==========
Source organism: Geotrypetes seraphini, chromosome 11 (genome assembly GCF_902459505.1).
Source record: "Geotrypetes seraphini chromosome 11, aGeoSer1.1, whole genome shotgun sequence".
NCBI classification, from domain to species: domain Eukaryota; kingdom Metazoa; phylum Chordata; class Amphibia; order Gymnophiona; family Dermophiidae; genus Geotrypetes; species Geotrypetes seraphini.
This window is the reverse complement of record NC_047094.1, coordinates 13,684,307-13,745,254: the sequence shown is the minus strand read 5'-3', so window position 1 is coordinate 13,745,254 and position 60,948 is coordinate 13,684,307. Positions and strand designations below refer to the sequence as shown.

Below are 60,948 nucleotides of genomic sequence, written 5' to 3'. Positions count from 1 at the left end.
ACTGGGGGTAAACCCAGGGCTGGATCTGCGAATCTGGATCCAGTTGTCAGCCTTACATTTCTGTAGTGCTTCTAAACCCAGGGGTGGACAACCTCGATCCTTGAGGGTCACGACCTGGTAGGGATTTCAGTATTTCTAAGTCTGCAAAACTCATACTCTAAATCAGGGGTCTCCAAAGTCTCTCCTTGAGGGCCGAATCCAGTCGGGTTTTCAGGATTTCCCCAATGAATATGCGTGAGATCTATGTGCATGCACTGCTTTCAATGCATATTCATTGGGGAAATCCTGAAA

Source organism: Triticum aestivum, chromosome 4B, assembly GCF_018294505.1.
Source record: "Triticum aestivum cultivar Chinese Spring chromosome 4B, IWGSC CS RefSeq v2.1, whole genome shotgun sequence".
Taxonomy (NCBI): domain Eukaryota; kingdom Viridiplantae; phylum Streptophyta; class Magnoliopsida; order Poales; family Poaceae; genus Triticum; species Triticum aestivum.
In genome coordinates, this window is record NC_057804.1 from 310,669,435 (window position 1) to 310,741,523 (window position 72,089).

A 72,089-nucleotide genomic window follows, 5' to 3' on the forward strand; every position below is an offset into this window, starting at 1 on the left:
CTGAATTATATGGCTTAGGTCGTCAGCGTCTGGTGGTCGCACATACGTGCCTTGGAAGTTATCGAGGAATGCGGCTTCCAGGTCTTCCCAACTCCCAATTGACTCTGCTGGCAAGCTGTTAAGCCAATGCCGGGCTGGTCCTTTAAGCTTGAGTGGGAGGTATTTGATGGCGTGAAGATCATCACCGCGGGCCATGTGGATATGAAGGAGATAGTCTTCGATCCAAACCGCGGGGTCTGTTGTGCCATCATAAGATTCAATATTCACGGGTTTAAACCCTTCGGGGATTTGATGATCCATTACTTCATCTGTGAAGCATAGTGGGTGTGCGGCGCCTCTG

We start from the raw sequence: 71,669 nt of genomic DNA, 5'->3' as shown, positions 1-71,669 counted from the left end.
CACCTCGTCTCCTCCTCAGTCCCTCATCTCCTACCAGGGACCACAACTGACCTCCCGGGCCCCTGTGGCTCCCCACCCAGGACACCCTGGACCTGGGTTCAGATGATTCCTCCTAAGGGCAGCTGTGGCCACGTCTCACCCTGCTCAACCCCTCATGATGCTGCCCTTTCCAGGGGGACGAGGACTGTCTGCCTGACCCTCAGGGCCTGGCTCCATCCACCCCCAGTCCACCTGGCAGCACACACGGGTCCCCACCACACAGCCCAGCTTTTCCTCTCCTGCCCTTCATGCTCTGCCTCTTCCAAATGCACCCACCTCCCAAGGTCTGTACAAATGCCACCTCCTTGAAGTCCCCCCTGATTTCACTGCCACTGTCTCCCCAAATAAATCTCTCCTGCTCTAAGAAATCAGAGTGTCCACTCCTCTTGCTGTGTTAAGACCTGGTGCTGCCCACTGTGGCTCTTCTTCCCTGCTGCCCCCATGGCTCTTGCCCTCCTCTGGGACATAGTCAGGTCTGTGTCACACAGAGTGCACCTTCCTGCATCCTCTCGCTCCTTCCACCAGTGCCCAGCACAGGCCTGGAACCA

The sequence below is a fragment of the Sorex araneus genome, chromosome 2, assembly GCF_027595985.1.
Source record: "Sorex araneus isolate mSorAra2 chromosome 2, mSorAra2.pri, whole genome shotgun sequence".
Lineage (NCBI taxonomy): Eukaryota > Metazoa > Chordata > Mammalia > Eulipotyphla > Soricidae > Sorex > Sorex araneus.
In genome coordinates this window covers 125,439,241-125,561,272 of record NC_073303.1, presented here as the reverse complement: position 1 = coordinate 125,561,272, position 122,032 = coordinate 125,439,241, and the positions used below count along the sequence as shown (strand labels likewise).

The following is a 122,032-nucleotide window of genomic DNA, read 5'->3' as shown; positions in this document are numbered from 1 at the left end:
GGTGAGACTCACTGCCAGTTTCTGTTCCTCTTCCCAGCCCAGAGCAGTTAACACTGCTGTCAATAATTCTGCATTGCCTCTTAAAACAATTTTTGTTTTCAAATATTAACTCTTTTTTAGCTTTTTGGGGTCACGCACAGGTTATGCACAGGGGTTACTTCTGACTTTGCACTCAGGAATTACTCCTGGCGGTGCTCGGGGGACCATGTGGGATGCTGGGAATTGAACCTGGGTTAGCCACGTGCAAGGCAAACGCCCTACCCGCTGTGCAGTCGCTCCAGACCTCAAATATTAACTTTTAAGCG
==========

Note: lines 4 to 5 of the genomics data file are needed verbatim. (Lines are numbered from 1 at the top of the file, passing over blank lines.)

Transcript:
This window is the reverse complement of record NC_047094.1, coordinates 13,684,307-13,745,254: the sequence shown is the minus strand read 5'-3', so window position 1 is coordinate 13,745,254 and position 60,948 is coordinate 13,684,307. Positions and strand designations below refer to the sequence as shown.

Below are 60,948 nucleotides of genomic sequence, written 5' to 3'. Positions count from 1 at the left end.